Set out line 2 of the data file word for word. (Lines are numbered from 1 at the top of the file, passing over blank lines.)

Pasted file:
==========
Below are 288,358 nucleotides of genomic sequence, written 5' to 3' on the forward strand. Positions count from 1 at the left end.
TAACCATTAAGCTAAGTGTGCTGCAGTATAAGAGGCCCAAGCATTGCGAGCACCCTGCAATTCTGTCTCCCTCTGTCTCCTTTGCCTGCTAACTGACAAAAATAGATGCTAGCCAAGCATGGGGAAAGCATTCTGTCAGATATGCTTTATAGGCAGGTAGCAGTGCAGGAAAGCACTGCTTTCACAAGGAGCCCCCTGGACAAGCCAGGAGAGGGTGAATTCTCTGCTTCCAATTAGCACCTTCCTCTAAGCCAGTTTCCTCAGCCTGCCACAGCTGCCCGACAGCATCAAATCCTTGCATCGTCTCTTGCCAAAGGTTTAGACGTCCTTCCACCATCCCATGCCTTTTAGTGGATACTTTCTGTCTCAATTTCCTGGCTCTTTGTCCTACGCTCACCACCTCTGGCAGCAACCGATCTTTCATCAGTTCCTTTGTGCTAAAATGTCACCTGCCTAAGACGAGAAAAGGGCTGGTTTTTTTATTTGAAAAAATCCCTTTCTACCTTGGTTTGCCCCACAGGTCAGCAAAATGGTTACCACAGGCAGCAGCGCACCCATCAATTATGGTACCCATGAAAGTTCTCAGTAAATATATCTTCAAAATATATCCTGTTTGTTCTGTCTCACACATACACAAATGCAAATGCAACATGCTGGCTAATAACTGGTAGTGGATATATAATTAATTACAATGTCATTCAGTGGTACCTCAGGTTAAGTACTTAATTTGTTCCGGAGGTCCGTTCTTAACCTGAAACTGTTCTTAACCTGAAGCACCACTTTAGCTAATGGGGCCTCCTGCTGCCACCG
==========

TAACCATTAAGCTAAGTGTGCTGCAGTATAAGAGGCCCAAGCATTGCGAGCACCCTGCAATTCTGTCTCCCTCTGTCTCCTTTGCCTGCTAACTGACAAAAATAGATGCTAGCCAAGCATGGGGAAAGCATTCTGTCAGATATGCTTTATAGGCAGGTAGCAGTGCAGGAAAGCACTGCTTTCACAAGGAGCCCCCTGGACAAGCCAGGAGAGGGTGAATTCTCTGCTTCCAATTAGCACCTTCCTCTAAGCCAGTTTCCTCAGCCTGCCACAGCTGCCCGACAGCATCAAATCCTTGCATCGTCTCTTGCCAAAGGTTTAGACGTCCTTCCACCATCCCATGCCTTTTAGTGGATACTTTCTGTCTCAATTTCCTGGCTCTTTGTCCTACGCTCACCACCTCTGGCAGCAACCGATCTTTCATCAGTTCCTTTGTGCTAAAATGTCACCTGCCTAAGACGAGAAAAGGGCTGGTTTTTTTATTTGAAAAAATCCCTTTCTACCTTGGTTTGCCCCACAGGTCAGCAAAATGGTTACCACAGGCAGCAGCGCACCCATCAATTATGGTACCCATGAAAGTTCTCAGTAAATATATCTTCAAAATATATCCTGTTTGTTCTGTCTCACACATACACAAATGCAAATGCAACATGCTGGCTAATAACTGGTAGTGGATATATAATTAATTACAATGTCATTCAGTGGTACCTCAGGTTAAGTACTTAATTTGTTCCGGAGGTCCGTTCTTAACCTGAAACTGTTCTTAACCTGAAGCACCACTTTAGCTAATGGGGCCTCCTGCTGCCACCG